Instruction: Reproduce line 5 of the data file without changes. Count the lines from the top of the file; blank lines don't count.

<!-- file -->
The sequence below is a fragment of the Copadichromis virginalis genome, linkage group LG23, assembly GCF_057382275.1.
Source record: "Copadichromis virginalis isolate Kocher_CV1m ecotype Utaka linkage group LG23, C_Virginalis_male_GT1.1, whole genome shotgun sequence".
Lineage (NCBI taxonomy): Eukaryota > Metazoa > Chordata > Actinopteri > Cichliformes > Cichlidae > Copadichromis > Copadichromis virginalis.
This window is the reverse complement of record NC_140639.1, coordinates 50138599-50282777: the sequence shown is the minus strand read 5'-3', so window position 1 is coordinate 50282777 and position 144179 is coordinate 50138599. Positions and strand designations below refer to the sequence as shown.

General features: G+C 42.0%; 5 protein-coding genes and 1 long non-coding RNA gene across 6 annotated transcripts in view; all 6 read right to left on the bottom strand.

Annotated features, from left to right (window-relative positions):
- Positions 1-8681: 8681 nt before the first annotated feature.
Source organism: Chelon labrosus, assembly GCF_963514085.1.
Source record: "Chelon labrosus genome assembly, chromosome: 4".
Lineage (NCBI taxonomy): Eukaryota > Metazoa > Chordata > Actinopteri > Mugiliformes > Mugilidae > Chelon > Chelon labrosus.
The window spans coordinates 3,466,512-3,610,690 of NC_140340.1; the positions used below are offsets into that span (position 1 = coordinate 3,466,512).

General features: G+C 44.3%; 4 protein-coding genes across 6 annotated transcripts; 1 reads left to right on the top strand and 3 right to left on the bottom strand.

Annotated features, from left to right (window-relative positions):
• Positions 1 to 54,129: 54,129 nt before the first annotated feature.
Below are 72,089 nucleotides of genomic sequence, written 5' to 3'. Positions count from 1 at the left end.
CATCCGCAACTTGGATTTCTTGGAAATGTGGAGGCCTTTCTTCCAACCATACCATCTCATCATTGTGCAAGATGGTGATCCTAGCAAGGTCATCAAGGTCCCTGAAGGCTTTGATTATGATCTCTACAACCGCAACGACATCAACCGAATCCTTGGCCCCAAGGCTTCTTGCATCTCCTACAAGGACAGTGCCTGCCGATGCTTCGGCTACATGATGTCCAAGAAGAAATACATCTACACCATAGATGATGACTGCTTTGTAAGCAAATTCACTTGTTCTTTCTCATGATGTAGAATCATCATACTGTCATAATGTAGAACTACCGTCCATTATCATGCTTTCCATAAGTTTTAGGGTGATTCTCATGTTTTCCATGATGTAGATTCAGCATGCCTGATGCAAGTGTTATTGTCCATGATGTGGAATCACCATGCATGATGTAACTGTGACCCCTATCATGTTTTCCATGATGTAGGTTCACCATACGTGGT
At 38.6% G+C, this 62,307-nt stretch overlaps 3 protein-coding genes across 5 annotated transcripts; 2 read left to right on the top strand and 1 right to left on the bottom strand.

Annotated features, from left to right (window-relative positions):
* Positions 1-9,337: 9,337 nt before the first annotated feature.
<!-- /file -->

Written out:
General features: G+C 42.0%; 5 protein-coding genes and 1 long non-coding RNA gene across 6 annotated transcripts in view; all 6 read right to left on the bottom strand.